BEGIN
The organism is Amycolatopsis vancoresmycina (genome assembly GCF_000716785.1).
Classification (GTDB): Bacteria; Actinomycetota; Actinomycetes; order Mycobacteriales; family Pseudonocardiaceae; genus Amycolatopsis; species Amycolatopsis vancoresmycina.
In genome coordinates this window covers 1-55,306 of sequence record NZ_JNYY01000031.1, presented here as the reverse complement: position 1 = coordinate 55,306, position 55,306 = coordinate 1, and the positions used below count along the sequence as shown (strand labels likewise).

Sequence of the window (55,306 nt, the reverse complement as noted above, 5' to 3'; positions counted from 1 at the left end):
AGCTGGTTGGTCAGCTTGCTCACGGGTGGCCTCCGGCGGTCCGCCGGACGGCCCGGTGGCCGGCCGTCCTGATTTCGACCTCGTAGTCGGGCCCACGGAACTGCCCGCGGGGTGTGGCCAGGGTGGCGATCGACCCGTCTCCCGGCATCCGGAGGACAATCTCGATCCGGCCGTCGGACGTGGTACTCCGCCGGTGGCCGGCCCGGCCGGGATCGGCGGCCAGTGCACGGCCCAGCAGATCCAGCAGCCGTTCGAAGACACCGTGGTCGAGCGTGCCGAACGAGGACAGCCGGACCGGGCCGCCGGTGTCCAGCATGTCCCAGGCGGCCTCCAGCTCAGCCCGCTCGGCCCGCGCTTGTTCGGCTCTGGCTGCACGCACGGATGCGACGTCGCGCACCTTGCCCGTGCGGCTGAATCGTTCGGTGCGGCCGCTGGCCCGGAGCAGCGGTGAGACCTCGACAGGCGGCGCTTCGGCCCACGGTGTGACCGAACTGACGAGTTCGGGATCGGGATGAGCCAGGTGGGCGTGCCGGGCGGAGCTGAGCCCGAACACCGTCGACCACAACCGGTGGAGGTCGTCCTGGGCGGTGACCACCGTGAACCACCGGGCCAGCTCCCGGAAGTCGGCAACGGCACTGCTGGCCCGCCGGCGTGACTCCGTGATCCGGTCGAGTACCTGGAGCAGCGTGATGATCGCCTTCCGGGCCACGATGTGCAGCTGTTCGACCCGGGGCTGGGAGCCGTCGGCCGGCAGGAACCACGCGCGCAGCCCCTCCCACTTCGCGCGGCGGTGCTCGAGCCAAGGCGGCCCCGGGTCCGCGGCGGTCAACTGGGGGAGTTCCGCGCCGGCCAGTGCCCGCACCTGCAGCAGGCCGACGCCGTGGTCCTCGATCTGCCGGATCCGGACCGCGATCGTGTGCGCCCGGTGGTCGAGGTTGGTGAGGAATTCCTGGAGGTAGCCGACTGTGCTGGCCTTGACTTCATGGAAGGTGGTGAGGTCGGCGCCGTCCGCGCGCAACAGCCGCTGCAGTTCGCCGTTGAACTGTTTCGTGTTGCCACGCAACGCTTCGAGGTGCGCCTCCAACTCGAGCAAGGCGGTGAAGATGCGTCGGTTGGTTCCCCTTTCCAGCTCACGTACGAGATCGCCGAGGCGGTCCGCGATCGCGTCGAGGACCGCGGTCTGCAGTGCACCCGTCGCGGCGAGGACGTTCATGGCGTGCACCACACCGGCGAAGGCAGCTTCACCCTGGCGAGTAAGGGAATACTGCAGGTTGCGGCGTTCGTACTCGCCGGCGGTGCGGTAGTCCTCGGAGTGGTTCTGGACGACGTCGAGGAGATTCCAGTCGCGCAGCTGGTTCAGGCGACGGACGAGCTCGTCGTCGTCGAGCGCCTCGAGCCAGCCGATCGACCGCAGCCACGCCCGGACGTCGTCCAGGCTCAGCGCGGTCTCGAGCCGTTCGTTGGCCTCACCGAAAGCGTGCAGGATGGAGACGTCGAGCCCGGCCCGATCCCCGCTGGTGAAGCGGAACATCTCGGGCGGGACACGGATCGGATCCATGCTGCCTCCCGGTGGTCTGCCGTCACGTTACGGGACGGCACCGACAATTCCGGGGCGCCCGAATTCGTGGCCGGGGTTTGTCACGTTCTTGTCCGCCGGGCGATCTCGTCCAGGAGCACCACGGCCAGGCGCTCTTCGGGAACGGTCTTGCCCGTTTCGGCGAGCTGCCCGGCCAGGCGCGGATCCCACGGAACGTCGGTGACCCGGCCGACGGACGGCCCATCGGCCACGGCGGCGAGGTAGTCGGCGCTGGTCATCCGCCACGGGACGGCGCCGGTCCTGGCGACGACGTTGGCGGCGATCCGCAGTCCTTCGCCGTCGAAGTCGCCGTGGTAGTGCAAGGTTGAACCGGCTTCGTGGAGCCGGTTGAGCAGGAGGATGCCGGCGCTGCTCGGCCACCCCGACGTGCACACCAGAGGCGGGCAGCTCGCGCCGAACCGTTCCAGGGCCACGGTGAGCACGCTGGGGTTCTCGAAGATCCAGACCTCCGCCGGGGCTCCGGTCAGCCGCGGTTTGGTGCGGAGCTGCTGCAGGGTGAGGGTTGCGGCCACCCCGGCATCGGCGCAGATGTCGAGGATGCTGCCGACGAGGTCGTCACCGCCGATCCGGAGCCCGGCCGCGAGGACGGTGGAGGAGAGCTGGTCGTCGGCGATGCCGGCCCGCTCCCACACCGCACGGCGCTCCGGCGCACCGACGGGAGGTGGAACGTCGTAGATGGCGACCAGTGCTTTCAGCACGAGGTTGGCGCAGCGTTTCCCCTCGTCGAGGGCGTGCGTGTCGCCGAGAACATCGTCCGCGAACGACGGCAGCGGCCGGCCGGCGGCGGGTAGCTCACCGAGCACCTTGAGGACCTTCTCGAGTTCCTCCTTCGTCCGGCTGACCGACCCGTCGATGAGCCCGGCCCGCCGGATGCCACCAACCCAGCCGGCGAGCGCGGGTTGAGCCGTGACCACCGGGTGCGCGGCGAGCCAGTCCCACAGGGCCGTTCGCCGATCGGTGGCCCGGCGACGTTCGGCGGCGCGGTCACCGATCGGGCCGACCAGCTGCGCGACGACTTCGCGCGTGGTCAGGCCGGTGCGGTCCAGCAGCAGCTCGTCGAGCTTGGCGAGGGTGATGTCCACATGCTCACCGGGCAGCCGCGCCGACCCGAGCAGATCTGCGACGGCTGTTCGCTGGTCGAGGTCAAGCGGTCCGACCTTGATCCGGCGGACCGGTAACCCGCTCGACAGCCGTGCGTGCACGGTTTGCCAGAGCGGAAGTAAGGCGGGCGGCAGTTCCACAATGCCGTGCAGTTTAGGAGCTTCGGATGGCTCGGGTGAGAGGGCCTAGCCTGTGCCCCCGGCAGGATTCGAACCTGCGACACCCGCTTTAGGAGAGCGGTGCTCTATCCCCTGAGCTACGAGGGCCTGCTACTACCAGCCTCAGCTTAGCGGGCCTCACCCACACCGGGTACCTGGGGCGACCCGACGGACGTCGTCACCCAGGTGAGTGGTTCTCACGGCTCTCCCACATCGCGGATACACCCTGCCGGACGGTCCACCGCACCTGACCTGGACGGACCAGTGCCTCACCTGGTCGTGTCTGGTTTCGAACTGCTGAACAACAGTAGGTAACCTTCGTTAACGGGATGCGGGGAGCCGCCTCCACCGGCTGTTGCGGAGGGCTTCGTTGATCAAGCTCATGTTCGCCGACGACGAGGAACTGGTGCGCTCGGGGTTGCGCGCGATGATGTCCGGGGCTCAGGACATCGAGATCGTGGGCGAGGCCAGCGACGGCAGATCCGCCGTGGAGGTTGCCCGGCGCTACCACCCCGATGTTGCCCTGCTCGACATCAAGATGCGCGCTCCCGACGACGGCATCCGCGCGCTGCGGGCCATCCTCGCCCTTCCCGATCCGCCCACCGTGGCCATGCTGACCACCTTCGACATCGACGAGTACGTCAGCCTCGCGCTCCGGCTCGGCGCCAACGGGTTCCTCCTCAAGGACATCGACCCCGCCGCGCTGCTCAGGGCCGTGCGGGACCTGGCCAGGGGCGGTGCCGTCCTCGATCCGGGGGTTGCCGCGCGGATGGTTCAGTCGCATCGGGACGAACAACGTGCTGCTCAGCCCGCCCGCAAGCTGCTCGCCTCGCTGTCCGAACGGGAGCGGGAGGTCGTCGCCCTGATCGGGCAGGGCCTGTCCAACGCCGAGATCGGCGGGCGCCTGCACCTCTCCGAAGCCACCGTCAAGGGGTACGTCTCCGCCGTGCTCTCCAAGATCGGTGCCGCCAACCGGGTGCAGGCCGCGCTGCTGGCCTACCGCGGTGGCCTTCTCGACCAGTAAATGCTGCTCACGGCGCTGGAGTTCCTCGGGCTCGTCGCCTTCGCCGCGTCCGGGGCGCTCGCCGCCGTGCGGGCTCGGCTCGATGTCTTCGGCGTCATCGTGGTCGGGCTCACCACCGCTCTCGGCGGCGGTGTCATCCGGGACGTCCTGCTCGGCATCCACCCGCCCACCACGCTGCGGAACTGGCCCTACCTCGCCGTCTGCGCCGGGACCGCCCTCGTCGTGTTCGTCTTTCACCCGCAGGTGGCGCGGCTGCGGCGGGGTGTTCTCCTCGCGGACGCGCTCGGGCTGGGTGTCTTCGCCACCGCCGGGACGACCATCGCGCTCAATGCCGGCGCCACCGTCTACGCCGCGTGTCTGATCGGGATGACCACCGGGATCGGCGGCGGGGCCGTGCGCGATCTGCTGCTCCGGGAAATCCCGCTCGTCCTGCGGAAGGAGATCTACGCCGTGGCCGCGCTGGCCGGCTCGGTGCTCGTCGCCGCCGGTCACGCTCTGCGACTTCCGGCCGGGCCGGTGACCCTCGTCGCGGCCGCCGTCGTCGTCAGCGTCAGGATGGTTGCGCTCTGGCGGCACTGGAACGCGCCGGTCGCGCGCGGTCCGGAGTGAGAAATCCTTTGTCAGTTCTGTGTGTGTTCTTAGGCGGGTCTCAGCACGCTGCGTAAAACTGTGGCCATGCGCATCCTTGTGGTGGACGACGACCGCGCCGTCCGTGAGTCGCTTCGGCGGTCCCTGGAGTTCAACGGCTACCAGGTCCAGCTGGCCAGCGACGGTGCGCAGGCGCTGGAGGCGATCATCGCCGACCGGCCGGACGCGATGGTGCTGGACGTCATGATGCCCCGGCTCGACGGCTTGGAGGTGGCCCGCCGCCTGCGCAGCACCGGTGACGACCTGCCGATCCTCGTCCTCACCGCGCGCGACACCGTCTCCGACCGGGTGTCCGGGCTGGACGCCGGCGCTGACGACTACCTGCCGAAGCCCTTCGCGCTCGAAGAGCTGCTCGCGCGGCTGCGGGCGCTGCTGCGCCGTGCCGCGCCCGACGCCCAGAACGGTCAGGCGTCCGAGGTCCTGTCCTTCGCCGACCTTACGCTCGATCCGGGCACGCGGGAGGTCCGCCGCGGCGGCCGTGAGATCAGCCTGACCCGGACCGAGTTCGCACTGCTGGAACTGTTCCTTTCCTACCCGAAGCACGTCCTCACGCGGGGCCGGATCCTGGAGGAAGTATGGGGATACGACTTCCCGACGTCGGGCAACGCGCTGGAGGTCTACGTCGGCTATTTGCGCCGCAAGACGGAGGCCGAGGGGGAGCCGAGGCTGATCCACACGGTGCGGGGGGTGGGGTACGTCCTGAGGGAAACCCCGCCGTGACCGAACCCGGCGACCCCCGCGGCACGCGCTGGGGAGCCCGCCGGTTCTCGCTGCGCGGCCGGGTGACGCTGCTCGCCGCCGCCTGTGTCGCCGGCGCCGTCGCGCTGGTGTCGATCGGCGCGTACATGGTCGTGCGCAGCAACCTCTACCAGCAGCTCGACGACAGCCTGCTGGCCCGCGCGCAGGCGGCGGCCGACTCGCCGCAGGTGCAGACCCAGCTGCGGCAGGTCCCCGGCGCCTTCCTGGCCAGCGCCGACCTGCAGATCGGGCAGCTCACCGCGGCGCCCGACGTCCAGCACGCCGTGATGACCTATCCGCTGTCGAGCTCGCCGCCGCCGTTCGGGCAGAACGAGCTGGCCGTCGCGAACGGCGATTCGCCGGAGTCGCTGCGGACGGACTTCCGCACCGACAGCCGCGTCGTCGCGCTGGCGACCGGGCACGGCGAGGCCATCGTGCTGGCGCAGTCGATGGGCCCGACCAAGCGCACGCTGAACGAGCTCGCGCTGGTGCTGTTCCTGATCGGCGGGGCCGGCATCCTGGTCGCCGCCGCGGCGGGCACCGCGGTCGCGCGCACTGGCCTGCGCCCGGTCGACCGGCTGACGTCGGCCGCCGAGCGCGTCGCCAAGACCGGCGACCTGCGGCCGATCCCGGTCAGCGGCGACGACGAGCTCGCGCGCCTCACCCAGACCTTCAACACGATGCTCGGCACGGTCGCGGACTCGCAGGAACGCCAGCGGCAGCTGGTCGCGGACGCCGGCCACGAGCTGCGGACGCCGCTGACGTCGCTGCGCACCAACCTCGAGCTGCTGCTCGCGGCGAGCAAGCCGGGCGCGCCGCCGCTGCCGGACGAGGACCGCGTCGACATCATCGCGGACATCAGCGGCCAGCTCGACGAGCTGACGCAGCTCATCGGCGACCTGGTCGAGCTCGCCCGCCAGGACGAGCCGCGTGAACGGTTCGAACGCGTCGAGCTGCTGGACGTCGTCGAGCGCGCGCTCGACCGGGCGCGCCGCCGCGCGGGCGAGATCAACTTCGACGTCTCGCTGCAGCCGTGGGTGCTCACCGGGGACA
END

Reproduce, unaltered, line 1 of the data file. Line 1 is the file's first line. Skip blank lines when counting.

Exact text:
The organism is Amycolatopsis vancoresmycina (genome assembly GCF_000716785.1).